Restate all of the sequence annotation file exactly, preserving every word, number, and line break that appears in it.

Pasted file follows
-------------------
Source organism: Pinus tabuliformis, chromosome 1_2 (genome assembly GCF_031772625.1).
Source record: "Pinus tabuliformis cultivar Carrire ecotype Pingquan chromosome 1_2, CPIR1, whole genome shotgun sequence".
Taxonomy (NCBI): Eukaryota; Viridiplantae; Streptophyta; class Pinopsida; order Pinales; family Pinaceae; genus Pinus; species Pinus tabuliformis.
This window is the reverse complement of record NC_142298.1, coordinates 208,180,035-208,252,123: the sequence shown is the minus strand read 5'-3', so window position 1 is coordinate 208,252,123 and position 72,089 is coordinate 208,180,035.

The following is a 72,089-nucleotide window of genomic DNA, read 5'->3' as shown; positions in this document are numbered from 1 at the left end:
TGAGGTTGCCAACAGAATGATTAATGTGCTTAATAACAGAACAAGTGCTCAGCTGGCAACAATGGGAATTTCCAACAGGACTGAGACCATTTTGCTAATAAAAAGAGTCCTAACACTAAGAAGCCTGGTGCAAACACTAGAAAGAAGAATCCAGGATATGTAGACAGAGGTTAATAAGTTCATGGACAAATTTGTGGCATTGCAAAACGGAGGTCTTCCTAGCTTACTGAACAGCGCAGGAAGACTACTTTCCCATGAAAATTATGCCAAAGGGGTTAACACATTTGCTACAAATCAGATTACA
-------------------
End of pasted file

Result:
Source organism: Pinus tabuliformis, chromosome 1_2 (genome assembly GCF_031772625.1).
Source record: "Pinus tabuliformis cultivar Carrire ecotype Pingquan chromosome 1_2, CPIR1, whole genome shotgun sequence".
Taxonomy (NCBI): Eukaryota; Viridiplantae; Streptophyta; class Pinopsida; order Pinales; family Pinaceae; genus Pinus; species Pinus tabuliformis.
This window is the reverse complement of record NC_142298.1, coordinates 208,180,035-208,252,123: the sequence shown is the minus strand read 5'-3', so window position 1 is coordinate 208,252,123 and position 72,089 is coordinate 208,180,035.

The following is a 72,089-nucleotide window of genomic DNA, read 5'->3' as shown; positions in this document are numbered from 1 at the left end:
TGAGGTTGCCAACAGAATGATTAATGTGCTTAATAACAGAACAAGTGCTCAGCTGGCAACAATGGGAATTTCCAACAGGACTGAGACCATTTTGCTAATAAAAAGAGTCCTAACACTAAGAAGCCTGGTGCAAACACTAGAAAGAAGAATCCAGGATATGTAGACAGAGGTTAATAAGTTCATGGACAAATTTGTGGCATTGCAAAACGGAGGTCTTCCTAGCTTACTGAACAGCGCAGGAAGACTACTTTCCCATGAAAATTATGCCAAAGGGGTTAACACATTTGCTACAAATCAGATTACA